Underneath many kitchen sinks lies a helpful tool for tackling food waste – the garbage disposal. With the flick of a switch, scraps can be ground into small particles and washed away. However, not all items should go down the drain, as disposals can easily become damaged or clogged. Learning some basic do’s and don’ts can help your disposal serve for years of mess-free grinding. But with so many myths and misconceptions out there, how can you tell what’s safe to shred without worry? Read on for straightforward tips to keep your disposal intact and functioning with top efficiency.
Feed It Right
When it comes to additions, disposals love small, soft foods like vegetable and fruit peels, eggshells, coffee grounds and tea bags. These can be pulverized without much fuss. Be sure to run water while the disposal is operating, as the flowing H2O helps transport pulverized particles and prevents them from accumulating at the bottom. Larger items like chicken or steak bones are a no-no, as they could chip the grinding components inside. Ever feed it potato peelings? Don’t fret, these starchy tubers are totally acceptable in moderation. Just be cautious not to overstuff the chamber, as too much bulk at once may cause it to overheat.
Avoid The Dents
Some substances are downright dangerous for disposal and should always find another destination than your drain. Bones, twigs, corn husks, artichoke leaves, and the like could all potentially dent or crack the grinding ring if they make it past the teeth. Grease is another absolute no-no, as it clumps and builds up over time, inhibiting your disposal’s ability to chew through other tasty tidbits. Once a clog forms, you’ll have a smelly, messy blockage on your hands. Skip tossing grease by pouring it into an old can, and allowing it to solidify before tossing it in the trash.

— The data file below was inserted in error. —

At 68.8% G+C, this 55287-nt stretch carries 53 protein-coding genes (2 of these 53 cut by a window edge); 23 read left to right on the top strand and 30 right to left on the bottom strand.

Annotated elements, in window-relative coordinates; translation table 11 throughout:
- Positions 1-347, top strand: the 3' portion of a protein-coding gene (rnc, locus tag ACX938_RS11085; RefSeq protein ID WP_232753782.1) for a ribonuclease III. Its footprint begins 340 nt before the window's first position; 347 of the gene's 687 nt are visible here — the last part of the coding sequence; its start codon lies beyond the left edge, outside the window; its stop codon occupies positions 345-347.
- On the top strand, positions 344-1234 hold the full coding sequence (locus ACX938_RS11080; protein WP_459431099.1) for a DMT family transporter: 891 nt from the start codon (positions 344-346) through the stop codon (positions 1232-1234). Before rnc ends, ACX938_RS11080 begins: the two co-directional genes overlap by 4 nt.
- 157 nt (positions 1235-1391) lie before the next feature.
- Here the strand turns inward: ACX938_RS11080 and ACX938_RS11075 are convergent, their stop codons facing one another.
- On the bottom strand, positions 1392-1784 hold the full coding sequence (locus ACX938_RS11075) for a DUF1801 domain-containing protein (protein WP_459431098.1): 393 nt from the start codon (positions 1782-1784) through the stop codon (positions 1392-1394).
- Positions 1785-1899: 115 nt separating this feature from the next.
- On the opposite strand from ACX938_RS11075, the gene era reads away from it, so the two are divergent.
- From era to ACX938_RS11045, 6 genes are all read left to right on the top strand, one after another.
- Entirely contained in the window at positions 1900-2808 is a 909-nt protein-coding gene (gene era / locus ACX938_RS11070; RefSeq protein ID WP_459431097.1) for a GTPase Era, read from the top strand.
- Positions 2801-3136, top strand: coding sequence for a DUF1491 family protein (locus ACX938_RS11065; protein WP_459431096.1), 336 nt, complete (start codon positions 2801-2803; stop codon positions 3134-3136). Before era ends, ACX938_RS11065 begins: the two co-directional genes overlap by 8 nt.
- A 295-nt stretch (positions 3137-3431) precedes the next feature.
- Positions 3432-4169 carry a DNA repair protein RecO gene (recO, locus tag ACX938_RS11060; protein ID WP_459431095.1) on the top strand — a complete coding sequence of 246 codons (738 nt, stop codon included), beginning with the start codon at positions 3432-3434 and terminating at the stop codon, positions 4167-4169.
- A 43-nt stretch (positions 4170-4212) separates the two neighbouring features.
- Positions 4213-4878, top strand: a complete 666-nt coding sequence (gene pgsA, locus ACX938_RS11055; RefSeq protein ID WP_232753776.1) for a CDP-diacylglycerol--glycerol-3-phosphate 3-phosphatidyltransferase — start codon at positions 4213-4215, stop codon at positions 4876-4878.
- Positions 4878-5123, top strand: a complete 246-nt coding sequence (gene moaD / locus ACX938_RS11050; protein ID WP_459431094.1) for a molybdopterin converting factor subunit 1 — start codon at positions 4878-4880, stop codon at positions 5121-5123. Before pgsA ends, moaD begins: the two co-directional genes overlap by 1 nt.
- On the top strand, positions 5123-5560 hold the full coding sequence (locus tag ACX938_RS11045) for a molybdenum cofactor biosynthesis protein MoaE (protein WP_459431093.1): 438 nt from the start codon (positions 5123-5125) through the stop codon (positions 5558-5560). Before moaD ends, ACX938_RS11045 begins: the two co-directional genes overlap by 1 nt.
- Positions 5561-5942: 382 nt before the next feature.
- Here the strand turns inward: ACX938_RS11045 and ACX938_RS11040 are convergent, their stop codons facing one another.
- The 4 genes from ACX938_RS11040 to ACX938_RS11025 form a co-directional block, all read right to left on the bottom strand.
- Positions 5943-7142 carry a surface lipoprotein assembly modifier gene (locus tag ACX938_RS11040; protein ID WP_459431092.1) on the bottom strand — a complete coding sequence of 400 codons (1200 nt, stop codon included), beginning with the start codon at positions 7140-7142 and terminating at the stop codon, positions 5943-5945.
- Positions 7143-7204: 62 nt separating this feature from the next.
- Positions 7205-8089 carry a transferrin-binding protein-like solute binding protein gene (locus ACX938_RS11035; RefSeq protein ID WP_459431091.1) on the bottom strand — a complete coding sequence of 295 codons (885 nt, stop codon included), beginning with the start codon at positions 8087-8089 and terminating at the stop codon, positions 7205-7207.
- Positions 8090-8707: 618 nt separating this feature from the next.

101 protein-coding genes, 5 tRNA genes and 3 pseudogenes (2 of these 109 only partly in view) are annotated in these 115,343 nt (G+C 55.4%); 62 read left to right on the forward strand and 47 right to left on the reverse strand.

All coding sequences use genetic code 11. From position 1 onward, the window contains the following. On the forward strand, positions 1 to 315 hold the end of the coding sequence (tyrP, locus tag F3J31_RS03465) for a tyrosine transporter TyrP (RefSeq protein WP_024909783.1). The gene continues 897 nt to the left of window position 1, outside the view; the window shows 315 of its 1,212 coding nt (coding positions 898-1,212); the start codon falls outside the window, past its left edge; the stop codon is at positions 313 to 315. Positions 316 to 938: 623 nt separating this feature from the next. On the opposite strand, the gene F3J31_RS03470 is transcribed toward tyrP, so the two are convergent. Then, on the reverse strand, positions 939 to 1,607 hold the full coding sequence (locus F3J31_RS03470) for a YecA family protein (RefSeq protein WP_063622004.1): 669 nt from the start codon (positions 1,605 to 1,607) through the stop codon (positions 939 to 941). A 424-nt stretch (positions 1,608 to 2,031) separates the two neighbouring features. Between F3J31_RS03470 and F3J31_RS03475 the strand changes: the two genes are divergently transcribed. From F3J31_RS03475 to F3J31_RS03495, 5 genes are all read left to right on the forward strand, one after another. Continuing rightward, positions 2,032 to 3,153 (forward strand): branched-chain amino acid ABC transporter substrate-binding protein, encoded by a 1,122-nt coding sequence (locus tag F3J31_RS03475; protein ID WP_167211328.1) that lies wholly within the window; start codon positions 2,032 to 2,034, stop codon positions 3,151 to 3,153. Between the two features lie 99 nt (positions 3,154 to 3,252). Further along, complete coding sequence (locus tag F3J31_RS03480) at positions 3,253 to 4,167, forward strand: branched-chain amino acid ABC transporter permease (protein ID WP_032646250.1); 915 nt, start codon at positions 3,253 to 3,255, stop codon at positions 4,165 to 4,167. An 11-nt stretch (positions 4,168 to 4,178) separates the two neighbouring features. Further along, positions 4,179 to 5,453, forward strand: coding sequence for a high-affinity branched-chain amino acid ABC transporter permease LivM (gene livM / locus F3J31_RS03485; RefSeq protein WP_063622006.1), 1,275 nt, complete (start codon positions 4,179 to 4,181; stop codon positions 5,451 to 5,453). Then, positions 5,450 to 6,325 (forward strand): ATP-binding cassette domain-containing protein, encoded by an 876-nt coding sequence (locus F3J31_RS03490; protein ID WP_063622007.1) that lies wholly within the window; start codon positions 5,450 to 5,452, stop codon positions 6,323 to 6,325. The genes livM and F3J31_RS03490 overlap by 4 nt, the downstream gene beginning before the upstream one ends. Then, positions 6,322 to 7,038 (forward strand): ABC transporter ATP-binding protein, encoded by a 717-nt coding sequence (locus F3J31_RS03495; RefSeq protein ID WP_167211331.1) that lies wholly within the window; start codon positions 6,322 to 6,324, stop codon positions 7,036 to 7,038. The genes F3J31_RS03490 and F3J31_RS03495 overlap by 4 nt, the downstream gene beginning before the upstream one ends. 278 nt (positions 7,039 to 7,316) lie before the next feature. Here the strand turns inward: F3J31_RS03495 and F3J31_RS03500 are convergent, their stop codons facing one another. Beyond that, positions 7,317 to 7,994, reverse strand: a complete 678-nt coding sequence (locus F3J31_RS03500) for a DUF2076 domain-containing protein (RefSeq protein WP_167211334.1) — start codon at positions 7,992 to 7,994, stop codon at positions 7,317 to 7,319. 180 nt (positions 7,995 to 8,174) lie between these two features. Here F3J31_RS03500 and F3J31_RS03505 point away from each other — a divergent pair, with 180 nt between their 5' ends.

Clean Bills Of Health
Keeping your disposal clean and clear is key for tip-top functioning. Run it after grinding up food scraps to clear out residues. As an extra regimen, try grinding up ice cubes monthly during regular use. The frigid fragments help to slough off debris sticking inside. Commercial cleaners with abrasives are also useful for scrubbing grime. Be cautious of lemon rinds though, as these can be too acidic over time and corrode metal components. Opt for a baking soda flush instead to deodorize. With a little TLC like this, your disposal will remain in solid working order.
How To Use A Garbage Disposal Properly?
Here are some additional tips for using garbage disposal properly:
- Only operate the disposal when it’s running water. The water acts as a lubricant for the grinding mechanism and helps flush food particles down the drain.
- Avoid putting fibrous materials like banana peels, artichokes, stringy vegetables or citrus peels down the disposal. They can wrap around the grinding parts and cause clogs.
- Small amounts of cooking oil or grease are OK in moderation, but too much can solidify and gum up the works over time. It’s best to wipe grease off plates with a paper towel before rinsing.
- Grindishments should be soft – no tough, stringy or large chunks. Cut or tear foods into marble-sized pieces before turning on the disposal.
- Periodically run very hot water (as hot as you can get from the tap) through the drain lines to help dissolve and flush away fats and residue.
- If the disposal stops working, don’t keep flipping the switch quickly. This can trip the garbage disposal reset button. Let it sit for a few minutes and try again.
- Check manufacturer instructions for recommended cleaning products, but usually, a cup of baking soda run through once a month helps deodorize and clean.
- Consider getting a Stainless-Steel food scrap disposer deodorizer for the sink drain to help eliminate odors between cleanings.
To Wrap Up
Hopefully, this clears up some of the murkiness around proper garbage disposal care. From scraps to cleaners, applying the given tips leads to healthy plumbing and years of grind-it-all performance. Empowered with knowledge, you’ll feel at ease pulverizing your kitchen’s refuse rather than tossing it in the trash. Just be sure to never bypass common sense – if it seems too large or fibrous, it’s best disposed of elsewhere!